New Orleans ties for hottest day on record
- Slidell broke its all-time record, according to the National Weather Service.
Why it matters: 25 people have died in Louisiana this summer due to heat-related causes, the state Department of Health says.
- There have been more than 4,700 heat-related emergency visits to hospitals across the state since April, officials said Tuesday.
Driving the news: The high temperature was 102°F at Louis Armstrong New Orleans International Airport at 4:34pm. It tied the record that was set on Aug. 22, 1980.
- When the actual temperature was combined with humidity, the "feels like" temperature Wednesday was 114°F, according to Brigette Lim, a meteorologist at the National Weather Service in Slidell.
- Slidell broke its all-time record with a high of 104°F. The previous record of 103°F was set June 4, 2011.
- Baton Rouge hit 105°F and the Lakefront Airport hit 101°F, breaking the daily records at those stations, NWS said.
Threat level: The extreme heat is even more concerning during the height of the Atlantic hurricane season.
- Any storm-related power outage would be more dangerous because of the oppressive heat, officials say, and evacuations will be a higher priority if the city is threatened.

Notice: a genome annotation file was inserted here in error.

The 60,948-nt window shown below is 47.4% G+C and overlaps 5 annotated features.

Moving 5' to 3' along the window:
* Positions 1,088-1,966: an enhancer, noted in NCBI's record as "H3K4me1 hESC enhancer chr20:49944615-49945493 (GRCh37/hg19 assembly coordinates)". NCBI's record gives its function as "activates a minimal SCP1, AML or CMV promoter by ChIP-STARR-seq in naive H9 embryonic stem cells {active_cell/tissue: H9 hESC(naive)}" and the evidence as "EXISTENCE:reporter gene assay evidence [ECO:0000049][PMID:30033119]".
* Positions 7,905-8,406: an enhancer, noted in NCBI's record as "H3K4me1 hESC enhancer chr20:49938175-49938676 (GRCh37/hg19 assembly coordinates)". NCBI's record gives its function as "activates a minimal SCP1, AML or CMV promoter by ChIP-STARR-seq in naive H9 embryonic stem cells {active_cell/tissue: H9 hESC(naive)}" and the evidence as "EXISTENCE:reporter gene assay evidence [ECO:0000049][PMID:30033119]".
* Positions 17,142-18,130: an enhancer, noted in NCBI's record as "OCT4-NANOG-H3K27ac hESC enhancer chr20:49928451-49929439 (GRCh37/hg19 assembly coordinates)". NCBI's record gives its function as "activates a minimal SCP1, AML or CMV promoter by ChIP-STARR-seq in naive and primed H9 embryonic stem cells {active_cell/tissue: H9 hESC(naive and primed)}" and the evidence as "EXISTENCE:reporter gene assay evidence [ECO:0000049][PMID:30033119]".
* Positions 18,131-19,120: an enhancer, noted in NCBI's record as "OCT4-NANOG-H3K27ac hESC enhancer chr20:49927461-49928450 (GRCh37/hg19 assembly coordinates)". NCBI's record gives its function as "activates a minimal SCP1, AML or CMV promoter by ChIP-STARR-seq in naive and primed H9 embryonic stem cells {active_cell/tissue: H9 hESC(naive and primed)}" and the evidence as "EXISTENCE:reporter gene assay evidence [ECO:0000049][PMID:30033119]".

- Mayor LaToya Cantrell issued an emergency declaration Aug. 8 related to the heat, citing the threat of tropical weather as why it will be in effect until Oct. 1. The state later followed, unlocking more government resources.
Context: This has been the summer of breaking heat records in New Orleans, reflecting a global pattern.
- "Generally heat waves come and go but this has been a summer-long thing and doesn't look to subside for at least the next 7-10 days," the National Weather Service in Slidell said Tuesday.
- 22 record highs have been tied or broken so far at Louis Armstrong New Orleans International Airport, which is where NWS has its official monitoring station. Records have been kept there since 1947.
- This year also has has the most 100°F days: 13. The previous record of five was set in 1980. And, about two-thirds of the last 72 days have had "feels like" temps greater than 108°F, NWS said Tuesday.
- By June, New Orleans had more excessive heat warnings issued than all of 2022. Another one is in effect Thursday.
- As of Wednesday morning, 126 million people were under extreme heat alerts, from Chicago to New Orleans.
- In the continental U.S., at least 100 heat records are being set or tied per day this week, with that blistering pace expected to continue into the weekend.
The backdrop: Climate change is causing heat waves to be more intense, longer-lasting and more frequent. Studies in recent years have shown that some extreme heat events were virtually impossible without human-caused climate change.
Zoom in: Cooling centers are open to the public in New Orleans.
- Entergy Louisiana has suspended disconnections through Sept. 9, when the state's emergency declaration expires.
What to do: Follow these heat safety tips from NOLA Ready when extreme heat is forecast.
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